In another aspect, filtering hollow fibre membranes are potted in a header by first preparing a group of preferably closely spaced hollow fibre membranes surrounded and held together by a layer of solidified adhesive. The layer of solidified adhesive is located near the ends of the fibres but with the ends of the fibres extending beyond a first side the adhesive. A fixing liquid is placed around the membranes such that the fixing liquid extends from the periphery of the adhesive towards the ends of the membranes. The fixing liquid surrounds each membrane at least at a point between the adhesive and the open end of each membrane. The fixing liquid becomes a solid sealingly connected to the outside of each membrane but not blocking the lumens of the membranes and not contacting the membranes where they exit from a second side of the adhesive. The solidified fixing liquid is attached to a header pan in a position where the open ends of the membranes can be in fluid communication with a permeate channel in the header.
The adhesive is chosen to be water insoluble and durable in a solution of any chemicals likely to be present in a substrate to be filtered. The adhesive preferably does not wick up the membranes to any significant degree and the adhesive/fibre bond is preferably weaker than the bond between any layers of a composite fibre. A suitable adhesive is polyethylene hot melt adhesive such as a mix of ethelene vinyl acetate co-polymers when used with fibres having an outer surface of polysulfone, polypropylene or PVDF. The mix of adhesive components is preferably chosen using techniques known to those skilled in the art to be fairly soft and flexible so as to cushion the membranes where they exit the second side of the adhesive.
Preferred embodiments of the present invention will now be described with reference to the following figures.
FIG. 1 is a partial cross section of a completed header.
FIG. 2 is a partial cross section of a partially completed header.
FIG. 3 is a partial cross section of another partially completed header.
FIG. 4 is a partial cross section of another partially completed header.
The Figures show headers 17 for a membrane module containing hollow fibre filtering membranes 10. The membranes 10 typically have a pore size in the microfiltration or ultrafiltration range, preferably between 0.003 and 10 microns and more preferably between 0.01 and 1.0 microns. The membranes 10 have each an open end 12 at which the lumen of the membrane 10 is open to any adjacent space. The membranes 10 can be made, for example, of cellulose acetate, polypropylene, polyethylene, polysulfone or a complex of PVDF and calcined .alpha.-alumina particles. In order to produce a large surface area, the membranes 10 preferably have outside diameters in the range of 0.2 mm to 2.0 mm.
FIG. 1 shows a completed header 17. The membranes 10 are held in a closely spaced apart relationship in a plug of a fixing liquid such as a resin 14 which encloses one or more permeate channels 16 in a header pan 18. The header pan 18 is typically moulded of a suitable plastic. The resin 14 surrounds each membrane 10 for at least a portion of its length in the resin 14. This seals the outer surface of each membrane 10 so that water cannot enter the permeate channel 16 other than by passing through the walls of the membranes 10 and into their lumens. The open ends 12 of the membranes 10 extend into the permeate channel 16 and put the lumens of the membranes 10 in fluid communication with the permeate channel 16. A permeate pipe 20 is tapped to the header pan 18 and locked with a nut 22 to connect the permeate channel 16 with a source of negative pressure. With the membranes 10 immersed in water, the negative pressure in the permeate channel 16 and the lumens of the membranes 10 draws filtered permeate through the walls of the membranes. Alternatively, the water around the outside of the membranes 10 may be pressurized to drive water through the walls of the membranes 10. Further alternatively, feed water may be forced under pressure into the lumens of the membranes 10 to force filtered permeate to the outside of the membranes 10 in which case the permeate channel 16 becomes a feed channel.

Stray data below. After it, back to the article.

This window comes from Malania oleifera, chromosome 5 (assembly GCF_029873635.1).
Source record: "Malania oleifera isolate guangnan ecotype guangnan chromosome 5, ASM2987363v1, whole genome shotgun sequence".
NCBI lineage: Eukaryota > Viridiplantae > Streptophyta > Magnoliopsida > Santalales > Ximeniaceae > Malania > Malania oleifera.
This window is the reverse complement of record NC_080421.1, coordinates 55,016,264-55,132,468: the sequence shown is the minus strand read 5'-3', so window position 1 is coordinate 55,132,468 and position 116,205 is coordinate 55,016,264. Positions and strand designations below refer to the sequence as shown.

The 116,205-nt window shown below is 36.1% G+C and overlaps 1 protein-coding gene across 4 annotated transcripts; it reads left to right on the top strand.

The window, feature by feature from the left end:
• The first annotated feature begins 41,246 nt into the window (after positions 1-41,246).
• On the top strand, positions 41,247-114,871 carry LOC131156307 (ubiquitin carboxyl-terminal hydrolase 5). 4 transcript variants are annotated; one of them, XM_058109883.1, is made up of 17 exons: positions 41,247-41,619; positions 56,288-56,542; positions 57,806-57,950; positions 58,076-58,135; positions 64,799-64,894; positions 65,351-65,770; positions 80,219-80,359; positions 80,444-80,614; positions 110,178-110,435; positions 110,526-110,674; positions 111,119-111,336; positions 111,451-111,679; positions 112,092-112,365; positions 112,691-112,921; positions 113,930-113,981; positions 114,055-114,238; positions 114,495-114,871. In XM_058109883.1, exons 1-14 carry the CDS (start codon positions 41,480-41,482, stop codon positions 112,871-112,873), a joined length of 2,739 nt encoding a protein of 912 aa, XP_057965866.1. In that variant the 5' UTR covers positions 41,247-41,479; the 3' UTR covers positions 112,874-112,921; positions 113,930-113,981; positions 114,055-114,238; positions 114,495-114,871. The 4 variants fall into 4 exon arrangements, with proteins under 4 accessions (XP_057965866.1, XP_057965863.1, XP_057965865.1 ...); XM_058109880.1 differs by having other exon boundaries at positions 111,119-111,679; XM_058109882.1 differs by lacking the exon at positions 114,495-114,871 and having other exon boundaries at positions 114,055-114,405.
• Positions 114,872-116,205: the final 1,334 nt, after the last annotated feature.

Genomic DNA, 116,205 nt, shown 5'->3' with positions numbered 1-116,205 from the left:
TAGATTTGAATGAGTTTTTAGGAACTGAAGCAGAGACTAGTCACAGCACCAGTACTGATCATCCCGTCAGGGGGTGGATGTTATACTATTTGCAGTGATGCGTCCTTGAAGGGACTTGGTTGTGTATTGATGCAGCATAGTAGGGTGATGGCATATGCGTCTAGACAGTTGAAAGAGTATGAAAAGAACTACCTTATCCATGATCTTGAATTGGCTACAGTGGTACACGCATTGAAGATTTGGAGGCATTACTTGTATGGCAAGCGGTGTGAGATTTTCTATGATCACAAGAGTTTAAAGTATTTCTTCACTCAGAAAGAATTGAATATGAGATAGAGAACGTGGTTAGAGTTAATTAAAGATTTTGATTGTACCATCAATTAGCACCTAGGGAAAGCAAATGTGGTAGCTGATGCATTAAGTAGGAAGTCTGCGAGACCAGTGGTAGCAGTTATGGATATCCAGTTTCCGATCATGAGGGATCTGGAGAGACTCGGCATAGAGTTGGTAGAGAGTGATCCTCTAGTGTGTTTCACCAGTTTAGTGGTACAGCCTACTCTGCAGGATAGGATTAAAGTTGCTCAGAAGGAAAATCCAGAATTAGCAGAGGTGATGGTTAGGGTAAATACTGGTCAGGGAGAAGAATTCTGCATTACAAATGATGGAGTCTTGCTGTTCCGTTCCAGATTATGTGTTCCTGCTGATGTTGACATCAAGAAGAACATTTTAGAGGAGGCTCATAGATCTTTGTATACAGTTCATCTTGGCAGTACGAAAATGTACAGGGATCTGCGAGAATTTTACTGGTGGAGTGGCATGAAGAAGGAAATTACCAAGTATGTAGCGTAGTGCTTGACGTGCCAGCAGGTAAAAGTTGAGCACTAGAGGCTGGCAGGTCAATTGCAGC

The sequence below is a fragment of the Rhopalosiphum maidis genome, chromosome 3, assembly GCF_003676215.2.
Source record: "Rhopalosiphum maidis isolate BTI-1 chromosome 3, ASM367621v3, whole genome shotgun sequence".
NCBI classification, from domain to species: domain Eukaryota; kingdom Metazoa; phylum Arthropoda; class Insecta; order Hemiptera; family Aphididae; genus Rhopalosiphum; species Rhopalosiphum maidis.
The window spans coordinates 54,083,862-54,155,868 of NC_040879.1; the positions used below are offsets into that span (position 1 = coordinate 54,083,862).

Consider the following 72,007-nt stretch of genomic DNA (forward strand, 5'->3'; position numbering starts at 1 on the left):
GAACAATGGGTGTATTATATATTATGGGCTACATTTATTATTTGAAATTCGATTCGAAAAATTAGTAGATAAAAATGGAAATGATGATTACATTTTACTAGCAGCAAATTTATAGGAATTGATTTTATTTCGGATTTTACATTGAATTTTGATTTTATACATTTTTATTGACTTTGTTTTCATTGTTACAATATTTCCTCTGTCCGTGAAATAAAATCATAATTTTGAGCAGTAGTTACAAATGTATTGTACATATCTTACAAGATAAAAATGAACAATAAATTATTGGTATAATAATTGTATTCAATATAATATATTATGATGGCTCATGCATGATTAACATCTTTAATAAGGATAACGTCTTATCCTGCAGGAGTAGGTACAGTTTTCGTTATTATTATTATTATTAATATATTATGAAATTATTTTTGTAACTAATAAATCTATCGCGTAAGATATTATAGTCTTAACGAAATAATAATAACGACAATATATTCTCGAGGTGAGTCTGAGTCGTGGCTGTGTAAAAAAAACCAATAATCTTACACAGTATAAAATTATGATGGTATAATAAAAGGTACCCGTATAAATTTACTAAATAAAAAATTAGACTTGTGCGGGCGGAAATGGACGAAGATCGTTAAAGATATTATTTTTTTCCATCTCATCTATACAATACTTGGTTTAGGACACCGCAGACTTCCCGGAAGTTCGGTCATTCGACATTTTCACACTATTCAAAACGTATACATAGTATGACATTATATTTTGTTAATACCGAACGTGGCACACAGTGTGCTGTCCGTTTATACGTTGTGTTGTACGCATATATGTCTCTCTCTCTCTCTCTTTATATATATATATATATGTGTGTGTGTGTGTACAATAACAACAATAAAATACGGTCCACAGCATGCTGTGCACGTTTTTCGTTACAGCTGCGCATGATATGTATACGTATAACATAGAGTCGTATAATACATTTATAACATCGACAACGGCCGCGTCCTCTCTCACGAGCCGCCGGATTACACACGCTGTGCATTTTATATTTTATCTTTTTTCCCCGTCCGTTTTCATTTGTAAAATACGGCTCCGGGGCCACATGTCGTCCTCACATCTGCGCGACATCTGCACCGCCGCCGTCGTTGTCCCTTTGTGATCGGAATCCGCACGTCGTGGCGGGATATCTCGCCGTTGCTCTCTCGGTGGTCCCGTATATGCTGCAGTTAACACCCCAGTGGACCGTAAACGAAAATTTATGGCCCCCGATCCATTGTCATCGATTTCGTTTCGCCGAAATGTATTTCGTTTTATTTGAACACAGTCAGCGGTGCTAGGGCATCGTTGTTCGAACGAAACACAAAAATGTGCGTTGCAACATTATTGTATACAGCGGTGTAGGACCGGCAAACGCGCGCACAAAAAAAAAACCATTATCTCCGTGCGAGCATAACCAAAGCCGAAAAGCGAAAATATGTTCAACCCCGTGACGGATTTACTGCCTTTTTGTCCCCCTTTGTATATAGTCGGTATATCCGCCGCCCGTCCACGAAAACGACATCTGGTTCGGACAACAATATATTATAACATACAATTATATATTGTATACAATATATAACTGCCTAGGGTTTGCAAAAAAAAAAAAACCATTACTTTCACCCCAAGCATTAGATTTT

FIG. 2 shows a header 17 being assembled according to a first embodiment. A header pan 18 is laid open side up on a table and filled to about 10 to 20 mm with a gel 30. The gel 30 has a low enough viscosity to be placed in a layer on the bottom of the header pan 18 and to be generally self-levelling once in the header pan 18 but sufficient viscosity not to wick up the membranes 10 or be temporarily displaced significantly when the resin 14 is placed over it later. Temporary displacement of the gel 30 may also be minimized by placing the resin 14 over the gel 30 in layers, typically about 10 cm thick each. Typical viscosities for the gel 30 range from 300 to 600 poise. The gel 30 is also denser than the resin 14 so that the resin 14 floats over the gel 30.
A preferred gel 30 is polymethyl acrylate diluted with propylene glycol or glycerine to achieve the desired viscosity. Many gels 30, including polymethyl acrylate diluted with propylene glycol or glycerine, may also be diluted with water to achieve very low viscosity if necessary, but this is not preferred because hydrophillic fibres may cause the water to leave the gel 30 and wick up the membranes 10. Water also reacts adversely to some resins, such as polyurethane resins, which is not desired. Other gels 30 may also be used including gels that are not thixotropic. Preferred gels 30, which include polymethyl acrylate diluted with appropriate amounts of propylene glycol or glycerine as mentioned above, are those that are stable in any heat given off by curing resin 14, are water soluble, are thixotropic, and can be made to have the viscosity dependent characteristics described in this specification. Other materials such as dense, viscous liquids or suspensions including thixotropic clays or thick oils, resins or slurries might also be used.